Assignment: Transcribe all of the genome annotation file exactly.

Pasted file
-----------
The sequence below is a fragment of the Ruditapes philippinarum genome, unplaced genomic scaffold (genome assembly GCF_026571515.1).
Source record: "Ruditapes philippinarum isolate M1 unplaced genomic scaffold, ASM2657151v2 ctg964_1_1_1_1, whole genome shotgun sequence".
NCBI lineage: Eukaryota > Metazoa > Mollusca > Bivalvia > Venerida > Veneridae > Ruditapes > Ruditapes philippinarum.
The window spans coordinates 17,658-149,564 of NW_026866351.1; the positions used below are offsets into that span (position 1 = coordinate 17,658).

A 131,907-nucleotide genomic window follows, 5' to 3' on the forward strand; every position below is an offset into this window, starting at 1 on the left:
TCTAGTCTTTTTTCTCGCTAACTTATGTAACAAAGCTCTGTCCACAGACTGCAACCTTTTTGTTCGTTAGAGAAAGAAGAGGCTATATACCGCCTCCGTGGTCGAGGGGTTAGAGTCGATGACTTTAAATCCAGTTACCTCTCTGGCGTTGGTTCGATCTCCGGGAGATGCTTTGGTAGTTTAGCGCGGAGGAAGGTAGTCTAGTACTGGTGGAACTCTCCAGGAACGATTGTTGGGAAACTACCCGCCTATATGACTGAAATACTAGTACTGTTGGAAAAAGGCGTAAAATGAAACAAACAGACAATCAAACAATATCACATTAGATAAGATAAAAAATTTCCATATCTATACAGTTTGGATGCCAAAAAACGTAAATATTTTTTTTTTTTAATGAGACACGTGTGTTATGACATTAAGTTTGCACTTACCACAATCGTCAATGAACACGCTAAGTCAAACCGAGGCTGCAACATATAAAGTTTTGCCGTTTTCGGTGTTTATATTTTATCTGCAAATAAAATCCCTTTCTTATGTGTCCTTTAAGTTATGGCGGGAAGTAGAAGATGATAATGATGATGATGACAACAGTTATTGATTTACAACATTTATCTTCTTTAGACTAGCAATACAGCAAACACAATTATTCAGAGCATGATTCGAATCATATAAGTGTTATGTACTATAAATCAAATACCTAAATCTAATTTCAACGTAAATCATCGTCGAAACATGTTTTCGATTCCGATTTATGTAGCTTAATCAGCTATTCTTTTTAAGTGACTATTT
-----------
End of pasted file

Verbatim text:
The sequence below is a fragment of the Ruditapes philippinarum genome, unplaced genomic scaffold (genome assembly GCF_026571515.1).
Source record: "Ruditapes philippinarum isolate M1 unplaced genomic scaffold, ASM2657151v2 ctg964_1_1_1_1, whole genome shotgun sequence".
NCBI lineage: Eukaryota > Metazoa > Mollusca > Bivalvia > Venerida > Veneridae > Ruditapes > Ruditapes philippinarum.
The window spans coordinates 17,658-149,564 of NW_026866351.1; the positions used below are offsets into that span (position 1 = coordinate 17,658).

A 131,907-nucleotide genomic window follows, 5' to 3' on the forward strand; every position below is an offset into this window, starting at 1 on the left:
TCTAGTCTTTTTTCTCGCTAACTTATGTAACAAAGCTCTGTCCACAGACTGCAACCTTTTTGTTCGTTAGAGAAAGAAGAGGCTATATACCGCCTCCGTGGTCGAGGGGTTAGAGTCGATGACTTTAAATCCAGTTACCTCTCTGGCGTTGGTTCGATCTCCGGGAGATGCTTTGGTAGTTTAGCGCGGAGGAAGGTAGTCTAGTACTGGTGGAACTCTCCAGGAACGATTGTTGGGAAACTACCCGCCTATATGACTGAAATACTAGTACTGTTGGAAAAAGGCGTAAAATGAAACAAACAGACAATCAAACAATATCACATTAGATAAGATAAAAAATTTCCATATCTATACAGTTTGGATGCCAAAAAACGTAAATATTTTTTTTTTTTAATGAGACACGTGTGTTATGACATTAAGTTTGCACTTACCACAATCGTCAATGAACACGCTAAGTCAAACCGAGGCTGCAACATATAAAGTTTTGCCGTTTTCGGTGTTTATATTTTATCTGCAAATAAAATCCCTTTCTTATGTGTCCTTTAAGTTATGGCGGGAAGTAGAAGATGATAATGATGATGATGACAACAGTTATTGATTTACAACATTTATCTTCTTTAGACTAGCAATACAGCAAACACAATTATTCAGAGCATGATTCGAATCATATAAGTGTTATGTACTATAAATCAAATACCTAAATCTAATTTCAACGTAAATCATCGTCGAAACATGTTTTCGATTCCGATTTATGTAGCTTAATCAGCTATTCTTTTTAAGTGACTATTT